Covid-19 Outbreaks Put China’s Supply Chain in the Spotlight Again, as Foreign Firms Demand ‘Solutions’
China is racing against time to stabilize its workforce and domestic production, as widespread Covid-19 infections test the country’s capability to fulfill overseas orders and threaten its status as the world’s pre-eminent manufacturing hub.
Fresh virus outbreaks have put China’s supply chain in the spotlight once again, sparking concern that disruptions could fray the nerves of foreign investors further while weakening the country’s competitiveness and accelerating diversification plans among multinationals.
“Since the 2022 lockdowns of zero-tolerance, China has basically opened the door in other countries for foreign investment,” Joerg Wuttke, president of the European Chamber of Commerce in China, said in an interview. “We actually don’t wait for China to bring meaning to these nice words because we have been looking elsewhere for solutions.” He called for concrete actions from the government to deliver on commitments to reform and opening up.
How is China rebuilding supply chains abroad after 3 years of isolation?“The thing that we really have to stress now is that deeds have to follow words, and they have to walk the talk,” he said. “And if that is not going to happen, the future of investment in China is going to be challenged in many cases.” China is now at a critical point if it wants to defend its position as the world’s major merchandise supplier.
The country’s chaotic reopening comes amid falling overseas orders and forecasts of global recession next year. Major Western economies are also encouraging reshoring or near-shoring to ensure supply chain security.
Policymakers continue to emphasize the nation’s huge market size and established manufacturing capabilities to keep foreign investors on board. However, many have begun exploring options in Southeast Asia or India, where labor costs are lower and Covid restrictions less disruptive. Disruptions could be back and forth in the coming quarter, but it is largely deemed as a short-term factor,” said Wang Jun, a director of the China Chief Economists Forum.
Chinese authorities have stopped publishing official estimates of Covid-19 infections or the impact on supply chains. Internal assessments leaked last week indicated that cases could reach 250 million in the first 20 days of December and the spread of the virus may accelerate.
Wang said infections have spread to small cities and rural areas, which will reduce the number of migrant workers returning to work after the Lunar New Year, which falls on January 22. “China’s supply chains have withstood tests in the past several years,” he said. “The timely adjustment of Covid control policies will help improve their resilience.”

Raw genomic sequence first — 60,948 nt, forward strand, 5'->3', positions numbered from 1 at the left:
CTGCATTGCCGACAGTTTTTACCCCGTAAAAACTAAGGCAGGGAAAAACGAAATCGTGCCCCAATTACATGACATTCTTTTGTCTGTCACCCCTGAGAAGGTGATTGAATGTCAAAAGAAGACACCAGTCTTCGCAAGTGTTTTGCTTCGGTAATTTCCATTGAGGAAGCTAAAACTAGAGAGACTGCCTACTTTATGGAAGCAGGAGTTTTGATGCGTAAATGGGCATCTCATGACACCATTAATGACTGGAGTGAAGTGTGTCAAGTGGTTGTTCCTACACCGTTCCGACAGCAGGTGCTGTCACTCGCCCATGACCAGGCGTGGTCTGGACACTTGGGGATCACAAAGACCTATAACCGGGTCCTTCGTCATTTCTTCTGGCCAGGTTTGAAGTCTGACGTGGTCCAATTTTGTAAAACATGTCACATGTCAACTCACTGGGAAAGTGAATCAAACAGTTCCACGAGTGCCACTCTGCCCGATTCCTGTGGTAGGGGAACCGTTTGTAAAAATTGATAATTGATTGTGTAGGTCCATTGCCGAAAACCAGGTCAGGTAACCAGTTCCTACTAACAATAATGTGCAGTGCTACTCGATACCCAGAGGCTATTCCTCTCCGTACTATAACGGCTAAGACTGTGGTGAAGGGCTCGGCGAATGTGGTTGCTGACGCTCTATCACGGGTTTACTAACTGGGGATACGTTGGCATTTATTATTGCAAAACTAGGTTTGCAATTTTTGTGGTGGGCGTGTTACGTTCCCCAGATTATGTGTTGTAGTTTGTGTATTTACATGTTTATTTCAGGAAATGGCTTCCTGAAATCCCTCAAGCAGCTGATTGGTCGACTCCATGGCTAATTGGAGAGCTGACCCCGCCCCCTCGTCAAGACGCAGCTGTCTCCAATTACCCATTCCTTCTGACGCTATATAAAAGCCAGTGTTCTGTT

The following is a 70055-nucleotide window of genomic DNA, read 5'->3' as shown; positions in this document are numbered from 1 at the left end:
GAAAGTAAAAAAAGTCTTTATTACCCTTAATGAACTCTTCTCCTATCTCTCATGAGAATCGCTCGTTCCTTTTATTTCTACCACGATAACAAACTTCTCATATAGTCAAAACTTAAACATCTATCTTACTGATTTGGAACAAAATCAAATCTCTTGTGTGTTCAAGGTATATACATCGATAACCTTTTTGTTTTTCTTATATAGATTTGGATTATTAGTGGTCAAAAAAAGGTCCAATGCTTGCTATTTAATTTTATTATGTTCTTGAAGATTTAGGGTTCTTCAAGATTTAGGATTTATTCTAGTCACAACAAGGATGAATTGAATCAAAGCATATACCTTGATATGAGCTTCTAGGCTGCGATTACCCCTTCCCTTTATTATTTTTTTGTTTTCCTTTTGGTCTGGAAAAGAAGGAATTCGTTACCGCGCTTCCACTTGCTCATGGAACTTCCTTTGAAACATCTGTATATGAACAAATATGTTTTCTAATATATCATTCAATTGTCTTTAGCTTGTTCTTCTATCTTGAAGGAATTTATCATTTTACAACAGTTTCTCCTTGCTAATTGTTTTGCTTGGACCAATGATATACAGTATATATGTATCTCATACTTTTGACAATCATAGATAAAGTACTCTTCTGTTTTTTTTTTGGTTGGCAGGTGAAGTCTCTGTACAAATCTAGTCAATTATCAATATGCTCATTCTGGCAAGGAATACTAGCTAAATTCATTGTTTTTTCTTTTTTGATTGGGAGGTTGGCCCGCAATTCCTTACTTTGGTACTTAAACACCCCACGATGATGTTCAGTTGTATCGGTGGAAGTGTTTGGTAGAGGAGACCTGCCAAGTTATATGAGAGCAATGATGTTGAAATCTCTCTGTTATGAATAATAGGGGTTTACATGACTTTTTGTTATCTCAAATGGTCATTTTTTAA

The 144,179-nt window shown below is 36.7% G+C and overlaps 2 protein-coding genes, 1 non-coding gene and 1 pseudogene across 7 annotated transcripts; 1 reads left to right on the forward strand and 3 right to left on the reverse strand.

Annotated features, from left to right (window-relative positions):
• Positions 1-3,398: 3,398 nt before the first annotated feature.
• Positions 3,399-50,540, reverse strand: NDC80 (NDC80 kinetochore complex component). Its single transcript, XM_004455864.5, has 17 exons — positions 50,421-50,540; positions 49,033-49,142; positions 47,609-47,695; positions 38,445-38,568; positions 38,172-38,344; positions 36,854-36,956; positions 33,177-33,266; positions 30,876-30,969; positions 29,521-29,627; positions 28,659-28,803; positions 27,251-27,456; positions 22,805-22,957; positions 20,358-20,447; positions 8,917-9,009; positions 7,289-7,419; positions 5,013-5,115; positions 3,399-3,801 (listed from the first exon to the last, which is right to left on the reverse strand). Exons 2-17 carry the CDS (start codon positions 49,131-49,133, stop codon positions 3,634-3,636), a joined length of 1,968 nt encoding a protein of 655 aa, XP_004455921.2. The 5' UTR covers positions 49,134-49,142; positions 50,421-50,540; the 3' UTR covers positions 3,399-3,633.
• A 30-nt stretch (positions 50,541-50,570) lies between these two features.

The National Health Commission announced it would abandon quarantine for inbound travelers from January 8 and gradually resume international flights. Both have been welcomed by foreign investors.
According to the American Chamber of Commerce in China’s December survey, just 17 percent of respondents said they anticipated supply chain disruption from the current outbreak. “The vast majority are optimistic that China is now turning the corner. They hope to get back to normal business operations as soon as possible,” chairman Colm Rafferty said in an email statement.
Jens Hildebrandt, executive director of the German Chamber of Commerce in China, said there are only isolated cases in which member companies have had to pause factory operations. “Supply chains are still stressed, German companies expect the situation to normalize in February or March,” he said.
Some coastal authorities are scrambling to keep as many workers as possible to fulfill overseas orders. The southern province of Guangdong has started a 100-day campaign to lure workers from other provinces. In another export-oriented province, Zhejiang, subsidies have been extended to encourage workers to stay in their factories during the week-long Lunar New Year holiday.
Many industries have reported lower output, partly because of the infections but also because of the slower winter season.
For instance, new energy vehicle producer BYD said its December output will be about 8 percent lower because a quarter of its workforce was infected and had to stay home.
Cargo throughput at major Chinese ports, a key measure of foreign trade, stood at 32.1 million metric tons on December 20, 6.9 percent lower than a week earlier, according to data from the Ministry of Transport.
About 646.7 million metric tons of cargo was handled by Chinese ports in the first 20 days of December, 5.3 percent down on the first 20 days of November, and 0.9 percent smaller than the same period of May when Shanghai was under lockdown.
In a working paper published at the weekend, researchers at the Beijing-based China Finance 40 Forum said China’s share of global exports could decline to 12.7 percent this year from above 14 percent in 2020, though the figure will still be higher than the 12 percent recorded in 2019 due to technological and cost advantages.
Mao Zhenhua, the founder of China Chengxin Credit Rating Group, said the country’s trade advantage has been weakened following recent virus outbreaks. “China still enjoys technological and cost advantages in manufacturing sectors,” he told a forum organized by the Renmin University of China. “To keep our competitiveness, we should do more work in diplomatic and regional relations.” Source: South China Morning Post